: Disruption in national legal profession plans

Disruption in national legal profession plans

Maxine Evers

The plans for a national legal profession have been disrupted with the recent announcement by the Queensland Attorney-General that Queensland will not be joining the proposed national scheme. This leaves the national legal profession reform with only New South Wales and Victoria remaining as willing participants.

Discussions around a national profession initially commenced in the 1990s with the Law Council of Australia’s Blueprint for the Structure of the Legal Profession: A National Market for Legal Services. This led to mutual recognition of practising certificates allowing easier movement of legal practitioners between the states and territory jurisdictions. In 2002 the Model Laws Project commenced drafting national rules.

It is interesting that one of the reasons given by some states for not opting in, or, for initially opting in and then out of, a national legal profession is due to the sole practitioners within their states. The Queensland Attorney estimated that the 85 per cent of sole practitioners in Queensland would incur extra costs as a result of the additional bureaucracy around a national scheme with no derivable benefit from the reform. The concern that centralisation in favour of large international and national firms was expressed by Tasmania as a reason for its decision not to proceed with the national law. NSW and Victoria represent approximately 70 per cent of Australia’s practising solicitors with 81.5 per cent of the private profession nationally being sole practitioners. If the argument that a national law will mean an increase in costs for lawyers without a corresponding benefit for sole practitioners is valid, its begs the questions whether a national profession consisting of two states is a positive move for the majority of NSW and Victorian practitioners?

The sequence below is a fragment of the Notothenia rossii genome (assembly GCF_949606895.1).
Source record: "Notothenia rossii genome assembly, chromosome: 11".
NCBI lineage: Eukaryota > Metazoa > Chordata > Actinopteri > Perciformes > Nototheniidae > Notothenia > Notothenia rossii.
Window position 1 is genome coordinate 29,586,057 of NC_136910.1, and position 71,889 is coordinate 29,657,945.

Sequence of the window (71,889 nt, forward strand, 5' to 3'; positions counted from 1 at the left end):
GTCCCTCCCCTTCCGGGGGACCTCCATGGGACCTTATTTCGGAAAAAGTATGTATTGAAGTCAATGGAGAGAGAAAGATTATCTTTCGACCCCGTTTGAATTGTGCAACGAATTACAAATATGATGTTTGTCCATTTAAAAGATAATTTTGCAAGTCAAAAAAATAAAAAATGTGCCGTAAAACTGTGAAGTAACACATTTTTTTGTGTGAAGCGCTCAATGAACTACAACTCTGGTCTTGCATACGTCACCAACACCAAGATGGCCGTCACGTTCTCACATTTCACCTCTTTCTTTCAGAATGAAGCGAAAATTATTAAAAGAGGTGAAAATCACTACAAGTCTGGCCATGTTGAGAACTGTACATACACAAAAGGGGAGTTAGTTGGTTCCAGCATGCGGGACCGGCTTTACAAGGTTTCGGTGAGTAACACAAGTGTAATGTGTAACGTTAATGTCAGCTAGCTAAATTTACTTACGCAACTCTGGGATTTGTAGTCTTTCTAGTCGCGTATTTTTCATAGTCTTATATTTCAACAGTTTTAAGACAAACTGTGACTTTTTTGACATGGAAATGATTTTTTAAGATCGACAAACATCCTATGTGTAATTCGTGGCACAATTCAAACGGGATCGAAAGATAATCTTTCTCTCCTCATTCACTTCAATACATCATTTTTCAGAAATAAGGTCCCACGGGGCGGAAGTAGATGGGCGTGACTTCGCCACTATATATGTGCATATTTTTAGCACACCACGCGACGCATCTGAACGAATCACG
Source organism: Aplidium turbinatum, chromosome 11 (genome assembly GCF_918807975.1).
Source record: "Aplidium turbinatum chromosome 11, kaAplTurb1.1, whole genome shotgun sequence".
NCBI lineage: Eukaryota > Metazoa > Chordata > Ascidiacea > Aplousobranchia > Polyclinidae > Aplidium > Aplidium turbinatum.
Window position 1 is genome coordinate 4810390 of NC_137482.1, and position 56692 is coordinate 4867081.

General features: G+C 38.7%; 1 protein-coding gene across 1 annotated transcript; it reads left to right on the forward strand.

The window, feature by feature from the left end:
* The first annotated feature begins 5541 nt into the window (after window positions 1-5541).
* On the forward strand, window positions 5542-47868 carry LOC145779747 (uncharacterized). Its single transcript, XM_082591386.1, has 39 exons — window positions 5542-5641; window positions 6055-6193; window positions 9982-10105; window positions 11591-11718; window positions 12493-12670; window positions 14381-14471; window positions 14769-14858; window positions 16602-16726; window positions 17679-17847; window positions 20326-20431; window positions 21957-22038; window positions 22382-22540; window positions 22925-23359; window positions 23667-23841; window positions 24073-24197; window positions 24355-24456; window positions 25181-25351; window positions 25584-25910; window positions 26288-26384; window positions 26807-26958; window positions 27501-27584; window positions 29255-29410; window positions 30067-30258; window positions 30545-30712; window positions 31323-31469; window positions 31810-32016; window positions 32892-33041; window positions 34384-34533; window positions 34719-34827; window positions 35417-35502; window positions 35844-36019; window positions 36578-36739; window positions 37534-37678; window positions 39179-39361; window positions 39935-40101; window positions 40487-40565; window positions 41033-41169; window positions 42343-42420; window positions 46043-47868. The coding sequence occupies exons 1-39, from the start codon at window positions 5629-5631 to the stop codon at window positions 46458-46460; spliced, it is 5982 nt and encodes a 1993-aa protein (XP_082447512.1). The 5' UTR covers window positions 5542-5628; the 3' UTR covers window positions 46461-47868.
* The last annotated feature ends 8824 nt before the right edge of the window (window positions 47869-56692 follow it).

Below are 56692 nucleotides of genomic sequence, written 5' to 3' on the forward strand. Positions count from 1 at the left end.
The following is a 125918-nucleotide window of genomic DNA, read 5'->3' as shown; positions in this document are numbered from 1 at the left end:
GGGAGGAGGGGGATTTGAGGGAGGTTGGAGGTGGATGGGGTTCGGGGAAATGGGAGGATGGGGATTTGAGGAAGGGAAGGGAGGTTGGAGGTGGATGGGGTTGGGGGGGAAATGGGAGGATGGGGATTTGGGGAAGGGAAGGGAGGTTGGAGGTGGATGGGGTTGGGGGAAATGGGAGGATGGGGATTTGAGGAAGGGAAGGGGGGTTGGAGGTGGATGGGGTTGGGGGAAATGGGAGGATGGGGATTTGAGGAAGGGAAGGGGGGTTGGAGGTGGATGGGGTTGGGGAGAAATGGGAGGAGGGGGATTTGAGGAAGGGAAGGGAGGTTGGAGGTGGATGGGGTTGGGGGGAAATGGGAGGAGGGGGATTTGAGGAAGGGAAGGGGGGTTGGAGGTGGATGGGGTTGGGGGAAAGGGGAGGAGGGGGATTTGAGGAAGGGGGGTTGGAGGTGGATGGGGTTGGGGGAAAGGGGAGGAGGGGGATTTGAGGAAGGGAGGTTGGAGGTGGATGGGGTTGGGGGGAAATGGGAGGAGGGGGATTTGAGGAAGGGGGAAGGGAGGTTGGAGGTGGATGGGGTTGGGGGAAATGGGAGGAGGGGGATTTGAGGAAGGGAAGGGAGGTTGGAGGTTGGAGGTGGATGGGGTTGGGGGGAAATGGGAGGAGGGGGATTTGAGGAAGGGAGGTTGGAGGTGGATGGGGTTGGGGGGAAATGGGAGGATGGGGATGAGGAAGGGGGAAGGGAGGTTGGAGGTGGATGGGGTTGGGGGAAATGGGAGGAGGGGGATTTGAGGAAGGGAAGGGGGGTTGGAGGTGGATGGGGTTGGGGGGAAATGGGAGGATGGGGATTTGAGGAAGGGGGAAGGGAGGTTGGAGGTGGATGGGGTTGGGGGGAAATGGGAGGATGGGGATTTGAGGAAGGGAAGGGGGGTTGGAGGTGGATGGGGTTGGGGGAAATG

MAXINE EVERS teaches law at the University of Technology Sydney.

(2012) 37(4) AltLJ 284
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